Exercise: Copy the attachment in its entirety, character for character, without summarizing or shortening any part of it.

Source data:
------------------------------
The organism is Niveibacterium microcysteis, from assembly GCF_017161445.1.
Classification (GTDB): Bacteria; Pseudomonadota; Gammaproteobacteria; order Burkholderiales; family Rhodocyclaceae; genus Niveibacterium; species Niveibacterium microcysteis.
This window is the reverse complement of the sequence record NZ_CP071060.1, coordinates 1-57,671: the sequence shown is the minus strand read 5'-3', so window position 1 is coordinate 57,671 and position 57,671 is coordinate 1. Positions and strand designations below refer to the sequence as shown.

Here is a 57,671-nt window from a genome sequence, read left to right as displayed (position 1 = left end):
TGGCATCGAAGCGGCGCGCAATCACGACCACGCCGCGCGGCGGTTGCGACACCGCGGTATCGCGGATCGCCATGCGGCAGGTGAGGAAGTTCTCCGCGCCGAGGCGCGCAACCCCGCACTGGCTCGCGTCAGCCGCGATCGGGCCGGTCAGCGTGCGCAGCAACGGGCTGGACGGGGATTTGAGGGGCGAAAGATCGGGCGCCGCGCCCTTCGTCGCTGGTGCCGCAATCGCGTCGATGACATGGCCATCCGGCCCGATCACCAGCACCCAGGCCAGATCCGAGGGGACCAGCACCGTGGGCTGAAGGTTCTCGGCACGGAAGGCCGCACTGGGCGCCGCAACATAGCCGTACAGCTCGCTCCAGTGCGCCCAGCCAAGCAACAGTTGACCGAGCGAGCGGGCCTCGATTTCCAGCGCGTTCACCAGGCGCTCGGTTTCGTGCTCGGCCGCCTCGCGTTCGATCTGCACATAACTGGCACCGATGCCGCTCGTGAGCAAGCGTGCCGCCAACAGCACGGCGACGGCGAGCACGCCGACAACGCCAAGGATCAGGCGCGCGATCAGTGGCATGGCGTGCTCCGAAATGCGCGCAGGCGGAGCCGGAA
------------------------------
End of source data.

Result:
The organism is Niveibacterium microcysteis, from assembly GCF_017161445.1.
Classification (GTDB): Bacteria; Pseudomonadota; Gammaproteobacteria; order Burkholderiales; family Rhodocyclaceae; genus Niveibacterium; species Niveibacterium microcysteis.
This window is the reverse complement of the sequence record NZ_CP071060.1, coordinates 1-57,671: the sequence shown is the minus strand read 5'-3', so window position 1 is coordinate 57,671 and position 57,671 is coordinate 1. Positions and strand designations below refer to the sequence as shown.

Here is a 57,671-nt window from a genome sequence, read left to right as displayed (position 1 = left end):
TGGCATCGAAGCGGCGCGCAATCACGACCACGCCGCGCGGCGGTTGCGACACCGCGGTATCGCGGATCGCCATGCGGCAGGTGAGGAAGTTCTCCGCGCCGAGGCGCGCAACCCCGCACTGGCTCGCGTCAGCCGCGATCGGGCCGGTCAGCGTGCGCAGCAACGGGCTGGACGGGGATTTGAGGGGCGAAAGATCGGGCGCCGCGCCCTTCGTCGCTGGTGCCGCAATCGCGTCGATGACATGGCCATCCGGCCCGATCACCAGCACCCAGGCCAGATCCGAGGGGACCAGCACCGTGGGCTGAAGGTTCTCGGCACGGAAGGCCGCACTGGGCGCCGCAACATAGCCGTACAGCTCGCTCCAGTGCGCCCAGCCAAGCAACAGTTGACCGAGCGAGCGGGCCTCGATTTCCAGCGCGTTCACCAGGCGCTCGGTTTCGTGCTCGGCCGCCTCGCGTTCGATCTGCACATAACTGGCACCGATGCCGCTCGTGAGCAAGCGTGCCGCCAACAGCACGGCGACGGCGAGCACGCCGACAACGCCAAGGATCAGGCGCGCGATCAGTGGCATGGCGTGCTCCGAAATGCGCGCAGGCGGAGCCGGAA